1807-1867
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January 20, 1807, Portland, Maine.

January 29, 1867. Four days later, the day of his funeral, all bookstores in the city were closed as a token of respect. His pallbearers included Longfellow, James Russell Lowell, Oliver Wendell Holmes, Samuel Gridley Howe, and James Thomas Fields.]

Mt. Auburn Cemetery, Cambridge, Massachusetts.

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Willis’ father and grandfather, both named Nathaniel Willis, were well known publishers. His grandfather had been an apprentice in the same office as Benjamin Franklin, and his father founded the Boston Recorder—said to be the first religious newspaper ever published—and the Youth’s Companion.

Before he entered college, Willis won a $50 prize for best poem, in a contest offered by publishers of the time. Willis attended Yale College, New Haven, Connecticut, and while there published a series of Scriptural Sketches in verse. After graduating from Yale in 1827, he founded and wrote for a time for the American Monthly magazine, and was an overseas correspondent for the New York Mirror. He was then attached to the American legation at the French court. His stay in Europe extended from 1831 to 1837, and on his return, he became in 1839 an editor of The Corsair.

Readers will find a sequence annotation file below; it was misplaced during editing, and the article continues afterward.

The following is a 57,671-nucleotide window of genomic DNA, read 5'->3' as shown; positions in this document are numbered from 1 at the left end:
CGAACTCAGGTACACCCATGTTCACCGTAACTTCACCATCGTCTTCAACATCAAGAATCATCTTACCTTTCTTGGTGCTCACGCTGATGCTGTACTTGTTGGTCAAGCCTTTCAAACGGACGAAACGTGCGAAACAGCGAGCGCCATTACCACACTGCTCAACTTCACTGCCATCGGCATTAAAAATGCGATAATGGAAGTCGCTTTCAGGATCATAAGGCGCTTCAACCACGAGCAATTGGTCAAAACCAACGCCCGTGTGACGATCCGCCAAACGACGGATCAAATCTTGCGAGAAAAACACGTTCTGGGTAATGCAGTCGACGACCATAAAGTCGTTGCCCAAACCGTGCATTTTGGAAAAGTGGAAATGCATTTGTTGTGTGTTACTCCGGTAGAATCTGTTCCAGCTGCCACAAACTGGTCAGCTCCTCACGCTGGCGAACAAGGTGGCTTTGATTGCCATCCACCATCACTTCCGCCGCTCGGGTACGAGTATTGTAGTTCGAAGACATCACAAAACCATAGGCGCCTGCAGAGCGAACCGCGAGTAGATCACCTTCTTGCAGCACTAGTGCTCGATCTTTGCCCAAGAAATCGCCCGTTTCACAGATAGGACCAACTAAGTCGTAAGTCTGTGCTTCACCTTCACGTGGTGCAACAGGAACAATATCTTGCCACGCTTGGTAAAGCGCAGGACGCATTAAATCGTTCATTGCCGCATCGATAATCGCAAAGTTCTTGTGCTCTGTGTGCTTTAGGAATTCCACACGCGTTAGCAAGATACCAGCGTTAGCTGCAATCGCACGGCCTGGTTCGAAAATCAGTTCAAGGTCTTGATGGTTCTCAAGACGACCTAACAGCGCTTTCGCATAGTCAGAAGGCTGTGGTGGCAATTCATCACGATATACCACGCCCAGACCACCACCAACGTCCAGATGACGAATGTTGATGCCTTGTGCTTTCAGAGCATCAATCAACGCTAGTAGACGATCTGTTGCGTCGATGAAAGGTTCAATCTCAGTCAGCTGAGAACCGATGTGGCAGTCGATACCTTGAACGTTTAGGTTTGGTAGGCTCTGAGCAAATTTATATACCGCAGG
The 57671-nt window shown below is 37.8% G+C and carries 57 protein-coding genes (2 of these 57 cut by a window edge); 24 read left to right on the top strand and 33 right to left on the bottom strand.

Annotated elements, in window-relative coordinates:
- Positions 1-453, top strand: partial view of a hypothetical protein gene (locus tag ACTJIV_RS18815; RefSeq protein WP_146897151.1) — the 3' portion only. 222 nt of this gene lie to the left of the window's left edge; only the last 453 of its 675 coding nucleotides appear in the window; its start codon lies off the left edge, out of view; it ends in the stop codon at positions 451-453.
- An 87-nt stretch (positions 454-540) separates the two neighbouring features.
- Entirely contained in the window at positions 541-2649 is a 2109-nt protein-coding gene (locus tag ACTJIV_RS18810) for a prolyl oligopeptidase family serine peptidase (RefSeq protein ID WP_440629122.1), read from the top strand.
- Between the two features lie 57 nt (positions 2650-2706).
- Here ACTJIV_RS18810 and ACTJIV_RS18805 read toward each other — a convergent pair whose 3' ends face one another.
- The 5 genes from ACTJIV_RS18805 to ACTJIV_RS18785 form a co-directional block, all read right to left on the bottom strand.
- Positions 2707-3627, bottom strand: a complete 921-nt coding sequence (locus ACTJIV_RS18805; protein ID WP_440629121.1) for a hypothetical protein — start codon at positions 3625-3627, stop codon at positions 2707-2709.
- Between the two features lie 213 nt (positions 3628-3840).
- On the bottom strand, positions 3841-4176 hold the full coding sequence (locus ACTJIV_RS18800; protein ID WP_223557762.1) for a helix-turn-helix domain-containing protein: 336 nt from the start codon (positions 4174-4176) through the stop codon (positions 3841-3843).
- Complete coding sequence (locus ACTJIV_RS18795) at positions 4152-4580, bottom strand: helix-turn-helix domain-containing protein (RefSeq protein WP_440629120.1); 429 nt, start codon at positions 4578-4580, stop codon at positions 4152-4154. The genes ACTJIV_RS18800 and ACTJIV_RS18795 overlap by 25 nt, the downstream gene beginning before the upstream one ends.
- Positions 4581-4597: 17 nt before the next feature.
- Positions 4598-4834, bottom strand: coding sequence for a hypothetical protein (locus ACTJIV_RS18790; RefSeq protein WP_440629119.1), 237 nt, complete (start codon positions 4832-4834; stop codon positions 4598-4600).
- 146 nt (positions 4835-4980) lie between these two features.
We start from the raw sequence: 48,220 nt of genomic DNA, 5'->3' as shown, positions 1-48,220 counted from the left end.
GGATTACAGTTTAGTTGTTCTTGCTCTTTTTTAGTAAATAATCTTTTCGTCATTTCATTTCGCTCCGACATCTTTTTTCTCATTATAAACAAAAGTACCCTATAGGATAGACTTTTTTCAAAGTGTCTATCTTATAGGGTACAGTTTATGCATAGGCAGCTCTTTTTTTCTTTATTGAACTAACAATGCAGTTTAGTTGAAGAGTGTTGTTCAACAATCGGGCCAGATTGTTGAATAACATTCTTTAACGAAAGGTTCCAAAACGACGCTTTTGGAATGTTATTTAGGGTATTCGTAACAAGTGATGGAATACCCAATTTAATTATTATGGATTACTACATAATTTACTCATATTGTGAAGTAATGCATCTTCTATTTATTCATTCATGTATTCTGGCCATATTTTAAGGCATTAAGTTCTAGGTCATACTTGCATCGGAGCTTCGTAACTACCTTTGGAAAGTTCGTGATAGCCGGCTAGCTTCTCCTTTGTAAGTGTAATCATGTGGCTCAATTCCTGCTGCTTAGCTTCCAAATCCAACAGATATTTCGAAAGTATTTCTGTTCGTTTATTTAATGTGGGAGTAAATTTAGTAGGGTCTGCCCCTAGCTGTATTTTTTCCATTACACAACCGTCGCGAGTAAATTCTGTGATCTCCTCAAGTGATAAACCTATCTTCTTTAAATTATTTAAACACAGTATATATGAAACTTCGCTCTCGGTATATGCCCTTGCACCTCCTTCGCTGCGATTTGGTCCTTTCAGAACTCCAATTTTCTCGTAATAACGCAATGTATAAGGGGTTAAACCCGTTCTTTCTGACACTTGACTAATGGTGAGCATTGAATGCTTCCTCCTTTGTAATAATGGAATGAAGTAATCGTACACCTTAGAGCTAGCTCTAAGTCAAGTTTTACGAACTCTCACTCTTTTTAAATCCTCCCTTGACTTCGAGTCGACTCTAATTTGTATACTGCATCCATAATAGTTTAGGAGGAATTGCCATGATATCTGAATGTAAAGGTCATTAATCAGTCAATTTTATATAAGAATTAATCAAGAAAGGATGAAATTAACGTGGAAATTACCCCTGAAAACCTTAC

Willard married twice, first to Mary Leighton Stace, daughter of Commissary-General William Stace, an officer who served at Waterloo, and after her death in 1846, to Cornelia Grinnell, only daughter of Joseph Grinnell of New Bedford, Massachusetts. The same year, he and George P. Morris established the Home Journal (later renamed Town & Country), to which Willis contributed until his death. He was one of the highest paid magazine writers of his day.

Nathaniel’s sister, Jayne Payson, Willis, wife of historian James Parton, was a writer also, under the pseudonym of Fanny Fern. Hymnist Richard Storrs Willis was his brother.

Willis wrote 27 volumes of poetry and prose, including:

  1. Perfect World, by Adam Trod, The

Willis’ place of death